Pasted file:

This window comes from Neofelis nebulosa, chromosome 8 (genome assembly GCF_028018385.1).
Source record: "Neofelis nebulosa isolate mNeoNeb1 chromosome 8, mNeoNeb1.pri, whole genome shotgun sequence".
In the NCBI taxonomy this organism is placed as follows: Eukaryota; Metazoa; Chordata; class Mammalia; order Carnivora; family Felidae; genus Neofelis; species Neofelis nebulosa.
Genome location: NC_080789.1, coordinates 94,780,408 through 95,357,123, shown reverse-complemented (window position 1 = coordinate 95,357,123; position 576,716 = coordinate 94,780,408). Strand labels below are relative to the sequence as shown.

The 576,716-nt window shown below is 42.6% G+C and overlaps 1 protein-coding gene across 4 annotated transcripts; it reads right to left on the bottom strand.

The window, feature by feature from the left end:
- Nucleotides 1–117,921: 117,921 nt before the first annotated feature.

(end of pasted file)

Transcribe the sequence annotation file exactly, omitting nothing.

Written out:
This window comes from Neofelis nebulosa, chromosome 8 (genome assembly GCF_028018385.1).
Source record: "Neofelis nebulosa isolate mNeoNeb1 chromosome 8, mNeoNeb1.pri, whole genome shotgun sequence".
In the NCBI taxonomy this organism is placed as follows: Eukaryota; Metazoa; Chordata; class Mammalia; order Carnivora; family Felidae; genus Neofelis; species Neofelis nebulosa.
Genome location: NC_080789.1, coordinates 94,780,408 through 95,357,123, shown reverse-complemented (window position 1 = coordinate 95,357,123; position 576,716 = coordinate 94,780,408). Strand labels below are relative to the sequence as shown.

The 576,716-nt window shown below is 42.6% G+C and overlaps 1 protein-coding gene across 4 annotated transcripts; it reads right to left on the bottom strand.

The window, feature by feature from the left end:
- Nucleotides 1–117,921: 117,921 nt before the first annotated feature.